Transcribed from volume II of Kansas: a cyclopedia of state history, embracing events, institutions, industries, counties, cities, towns, prominent persons, etc. ... / with a supplementary volume devoted to selected personal history and reminiscence. Standard Pub. Co. Chicago : 1912. 3 v. in 4. : front., ill., ports.; 28 cm. Vols. I-II edited by Frank W. Blackmar. Transcribed July 2002 by Carolyn Ward.


St. Paul (formerly Osage Mission), the third largest town in Neosho county, is located in Mission township on the Missouri, Kansas & Texas R. R., about 6 miles southeast of Erie, the county seat. It is an incorporated city; has 2 weekly papers (the Journal and the A. H. T. A. News, the latter the organ of the Anti-Horse Thief Association), 2 banks, telegraph and express offices, and an international money order postoffice with three rural routes. The population in 1910 was 927.

In 1866, before the town was founded, two buildings were erected, one by L. P. Foster & Co., in which a store was kept by the "Morgan boys," and a frame structure, built by S. A. Williams, of Fort Scott, in which his son kept store. In Dec., 1867, a town company was formed, composed of George A. Crawford, S. A. Williams, C. W. Blair, Benjamin McDonald and John Nandier, and a town called Osage Mission was platted. Another town called "Catholic Mission" was located adjoining it on the west. Both towns put up buildings and started business enterprises, but Osage Mission soon absorbed the other.

The first lawyer to locate in town was C. F. Huchings in 1867, and the first doctor was A. F. Neeley. The early growth of the town was rapid. Within eight months from the time it was platted it had over 20 stores and 900 inhabitants. It was the center of three lines of stages, one to Fort Scott, one to Humboldt, and one to Chetopa. For several years this point was a strong rival of Erie for the county seat. The first bank, known as the Neosho County Savings Bank, was established in 1871, by Pierce & Mitchell. The first newspaper, The Neosho County Republican, was started in 1880 by F. W. Ward. The first school for white children was taught in 1867 by Anson Gridley.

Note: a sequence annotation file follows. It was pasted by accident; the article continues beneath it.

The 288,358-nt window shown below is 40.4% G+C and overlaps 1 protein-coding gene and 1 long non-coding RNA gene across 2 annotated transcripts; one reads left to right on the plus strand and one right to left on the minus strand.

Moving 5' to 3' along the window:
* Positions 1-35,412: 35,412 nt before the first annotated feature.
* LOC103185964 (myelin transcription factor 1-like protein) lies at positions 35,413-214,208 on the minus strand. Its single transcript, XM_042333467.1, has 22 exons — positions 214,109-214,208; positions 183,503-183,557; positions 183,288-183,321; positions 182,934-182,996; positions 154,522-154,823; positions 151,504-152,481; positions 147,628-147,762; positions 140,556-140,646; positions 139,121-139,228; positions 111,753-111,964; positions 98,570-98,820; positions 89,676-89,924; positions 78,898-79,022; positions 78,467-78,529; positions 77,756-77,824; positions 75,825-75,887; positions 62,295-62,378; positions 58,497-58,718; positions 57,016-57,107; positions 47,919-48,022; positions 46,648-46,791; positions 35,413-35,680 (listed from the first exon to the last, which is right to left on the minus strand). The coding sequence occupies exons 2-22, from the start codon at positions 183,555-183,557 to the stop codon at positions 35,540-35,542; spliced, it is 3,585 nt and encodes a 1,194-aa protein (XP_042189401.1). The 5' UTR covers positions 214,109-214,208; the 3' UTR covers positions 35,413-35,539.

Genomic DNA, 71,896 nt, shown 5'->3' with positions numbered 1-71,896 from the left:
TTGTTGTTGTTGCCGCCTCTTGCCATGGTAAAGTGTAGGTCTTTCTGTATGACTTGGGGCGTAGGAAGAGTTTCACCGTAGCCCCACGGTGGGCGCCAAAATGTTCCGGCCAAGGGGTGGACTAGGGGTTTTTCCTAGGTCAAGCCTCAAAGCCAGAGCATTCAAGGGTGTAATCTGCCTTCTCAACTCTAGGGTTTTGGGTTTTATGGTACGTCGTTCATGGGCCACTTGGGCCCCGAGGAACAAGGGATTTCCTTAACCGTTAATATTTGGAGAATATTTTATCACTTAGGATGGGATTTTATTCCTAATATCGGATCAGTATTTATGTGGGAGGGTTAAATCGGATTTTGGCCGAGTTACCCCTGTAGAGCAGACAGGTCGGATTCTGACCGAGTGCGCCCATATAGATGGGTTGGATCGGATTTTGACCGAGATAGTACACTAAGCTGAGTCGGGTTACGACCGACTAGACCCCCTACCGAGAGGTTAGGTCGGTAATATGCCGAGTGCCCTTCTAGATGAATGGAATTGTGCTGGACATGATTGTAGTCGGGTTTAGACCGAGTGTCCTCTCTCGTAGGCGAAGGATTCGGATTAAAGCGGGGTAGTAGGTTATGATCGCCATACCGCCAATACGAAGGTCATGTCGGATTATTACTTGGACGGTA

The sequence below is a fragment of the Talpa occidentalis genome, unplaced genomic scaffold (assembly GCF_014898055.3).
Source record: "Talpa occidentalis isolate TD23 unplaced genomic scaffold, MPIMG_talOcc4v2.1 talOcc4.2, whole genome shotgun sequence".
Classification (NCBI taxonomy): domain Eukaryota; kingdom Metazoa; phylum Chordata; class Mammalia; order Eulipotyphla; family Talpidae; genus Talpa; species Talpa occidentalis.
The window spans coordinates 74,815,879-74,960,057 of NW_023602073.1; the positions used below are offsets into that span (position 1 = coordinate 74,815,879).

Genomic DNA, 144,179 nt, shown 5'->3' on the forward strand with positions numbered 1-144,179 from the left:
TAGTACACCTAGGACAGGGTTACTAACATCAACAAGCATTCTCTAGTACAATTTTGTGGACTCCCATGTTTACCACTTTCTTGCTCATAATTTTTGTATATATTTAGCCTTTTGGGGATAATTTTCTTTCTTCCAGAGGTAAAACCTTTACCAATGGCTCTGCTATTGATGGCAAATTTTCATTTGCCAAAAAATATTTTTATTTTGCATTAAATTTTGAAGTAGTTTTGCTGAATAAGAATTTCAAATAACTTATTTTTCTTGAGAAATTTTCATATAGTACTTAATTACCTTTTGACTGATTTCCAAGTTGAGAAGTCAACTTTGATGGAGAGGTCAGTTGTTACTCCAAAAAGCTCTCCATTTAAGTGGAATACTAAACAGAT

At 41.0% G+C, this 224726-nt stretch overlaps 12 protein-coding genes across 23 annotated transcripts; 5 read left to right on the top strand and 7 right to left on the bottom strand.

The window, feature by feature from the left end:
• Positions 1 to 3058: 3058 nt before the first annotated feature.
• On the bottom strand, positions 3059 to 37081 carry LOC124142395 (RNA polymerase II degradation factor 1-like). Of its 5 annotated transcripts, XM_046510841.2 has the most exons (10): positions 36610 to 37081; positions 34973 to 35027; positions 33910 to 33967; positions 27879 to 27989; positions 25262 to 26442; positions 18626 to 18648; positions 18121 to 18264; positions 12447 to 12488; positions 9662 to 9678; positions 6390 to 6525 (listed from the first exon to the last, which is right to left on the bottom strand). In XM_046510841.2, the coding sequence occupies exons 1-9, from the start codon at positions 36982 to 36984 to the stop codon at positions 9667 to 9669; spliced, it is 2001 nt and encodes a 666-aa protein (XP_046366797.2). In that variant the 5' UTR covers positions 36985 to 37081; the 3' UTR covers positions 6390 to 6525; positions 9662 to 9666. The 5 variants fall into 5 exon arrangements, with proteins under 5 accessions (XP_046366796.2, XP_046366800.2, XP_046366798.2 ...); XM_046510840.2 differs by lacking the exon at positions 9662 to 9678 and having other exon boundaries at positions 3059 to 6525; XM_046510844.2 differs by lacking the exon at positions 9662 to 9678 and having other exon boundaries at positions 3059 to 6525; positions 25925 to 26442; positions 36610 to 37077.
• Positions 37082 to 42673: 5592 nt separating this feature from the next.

The town was organized in 1869 as a city of the third class, with John O'Grady as mayor, B. P. Ayres, John Ryan, John Moffit, J. P. Morgan and R. D. Coggswell, councilmen. Prior to that time the town had been governed by a board of trustees, consisting of John Ryan, president; John Moffit, clerk; B. P. Ayres, T. C. Cory and R. D. Coggswell.

Page 633 from volume II of Kansas: a cyclopedia of state history, embracing events, institutions, industries, counties, cities, towns, prominent persons, etc. ... / with a supplementary volume devoted to selected personal history and reminiscence. Standard Pub. Co. Chicago : 1912. 3 v. in 4. : front., ill., ports.; 28 cm. Vols. I-II edited by Frank W. Blackmar. Transcribed July 2002 by Carolyn Ward.

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VOLUME I

TITLE PAGE / LIST OF ILLUSTRATIONS
INTRODUCTION

A | B | C | D | E | F | G | H | I

VOLUME II

TITLE PAGE / LIST OF ILLUSTRATIONS

J | K | L | Mc | M | N | O | P | Q | R | S | T | U | V | W | X | Y | Z

VOLUME III

BIOGRAPHICAL INDEXES


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